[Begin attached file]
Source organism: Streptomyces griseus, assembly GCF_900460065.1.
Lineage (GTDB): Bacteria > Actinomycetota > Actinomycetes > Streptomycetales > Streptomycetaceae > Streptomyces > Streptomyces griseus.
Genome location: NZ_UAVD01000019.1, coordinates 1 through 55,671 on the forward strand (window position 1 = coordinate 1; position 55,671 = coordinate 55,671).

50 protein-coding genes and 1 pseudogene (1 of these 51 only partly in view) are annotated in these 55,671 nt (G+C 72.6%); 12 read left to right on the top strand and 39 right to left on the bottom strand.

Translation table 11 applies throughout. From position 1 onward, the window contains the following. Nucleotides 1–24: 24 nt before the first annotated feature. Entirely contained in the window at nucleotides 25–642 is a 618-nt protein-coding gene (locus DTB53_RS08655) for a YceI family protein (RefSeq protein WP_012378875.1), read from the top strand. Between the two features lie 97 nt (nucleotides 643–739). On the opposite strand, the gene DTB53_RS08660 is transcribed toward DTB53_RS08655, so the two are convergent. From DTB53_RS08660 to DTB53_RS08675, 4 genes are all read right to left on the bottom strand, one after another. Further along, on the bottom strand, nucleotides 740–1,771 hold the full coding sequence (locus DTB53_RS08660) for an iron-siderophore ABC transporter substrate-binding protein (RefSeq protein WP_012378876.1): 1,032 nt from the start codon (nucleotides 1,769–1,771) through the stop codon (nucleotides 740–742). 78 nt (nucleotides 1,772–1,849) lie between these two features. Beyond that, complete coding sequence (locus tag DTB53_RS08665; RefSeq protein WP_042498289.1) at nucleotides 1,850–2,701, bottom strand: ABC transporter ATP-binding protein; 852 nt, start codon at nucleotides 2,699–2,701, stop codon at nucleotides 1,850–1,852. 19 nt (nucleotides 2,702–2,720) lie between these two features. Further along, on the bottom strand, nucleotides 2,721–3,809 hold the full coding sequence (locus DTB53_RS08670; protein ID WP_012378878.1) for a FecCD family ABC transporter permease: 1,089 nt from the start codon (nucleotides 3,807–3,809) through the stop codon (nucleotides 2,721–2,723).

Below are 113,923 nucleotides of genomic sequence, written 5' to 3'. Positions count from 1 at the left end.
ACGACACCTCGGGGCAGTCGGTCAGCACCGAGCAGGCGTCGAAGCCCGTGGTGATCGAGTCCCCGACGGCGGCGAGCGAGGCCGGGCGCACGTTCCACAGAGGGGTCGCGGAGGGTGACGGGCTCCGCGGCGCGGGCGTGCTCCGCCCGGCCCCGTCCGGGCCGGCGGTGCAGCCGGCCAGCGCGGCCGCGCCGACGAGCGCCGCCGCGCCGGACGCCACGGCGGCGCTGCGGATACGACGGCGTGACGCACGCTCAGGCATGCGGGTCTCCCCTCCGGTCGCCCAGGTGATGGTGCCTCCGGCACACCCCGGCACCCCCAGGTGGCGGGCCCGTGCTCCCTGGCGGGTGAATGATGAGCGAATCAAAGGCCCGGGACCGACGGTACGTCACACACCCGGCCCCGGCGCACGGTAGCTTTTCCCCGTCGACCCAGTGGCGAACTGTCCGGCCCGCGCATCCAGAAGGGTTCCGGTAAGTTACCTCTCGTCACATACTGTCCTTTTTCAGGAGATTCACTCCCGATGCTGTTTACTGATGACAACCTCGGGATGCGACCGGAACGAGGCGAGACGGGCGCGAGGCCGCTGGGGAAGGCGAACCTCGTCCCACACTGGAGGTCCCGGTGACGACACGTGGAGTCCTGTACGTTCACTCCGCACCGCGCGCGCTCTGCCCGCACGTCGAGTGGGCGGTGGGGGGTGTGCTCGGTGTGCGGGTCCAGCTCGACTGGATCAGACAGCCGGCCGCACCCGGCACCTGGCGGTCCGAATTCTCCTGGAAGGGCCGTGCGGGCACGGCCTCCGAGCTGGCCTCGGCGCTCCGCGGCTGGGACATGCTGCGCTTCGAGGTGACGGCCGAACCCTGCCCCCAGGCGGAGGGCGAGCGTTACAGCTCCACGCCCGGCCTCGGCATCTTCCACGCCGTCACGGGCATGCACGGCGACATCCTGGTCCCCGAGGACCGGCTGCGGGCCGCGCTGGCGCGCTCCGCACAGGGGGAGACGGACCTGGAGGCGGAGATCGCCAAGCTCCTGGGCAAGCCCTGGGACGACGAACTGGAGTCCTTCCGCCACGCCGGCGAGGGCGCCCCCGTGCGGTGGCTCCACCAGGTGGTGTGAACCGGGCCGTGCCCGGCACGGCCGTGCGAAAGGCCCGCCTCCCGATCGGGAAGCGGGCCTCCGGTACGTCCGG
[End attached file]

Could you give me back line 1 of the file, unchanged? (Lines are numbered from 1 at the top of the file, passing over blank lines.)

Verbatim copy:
Source organism: Streptomyces griseus, assembly GCF_900460065.1.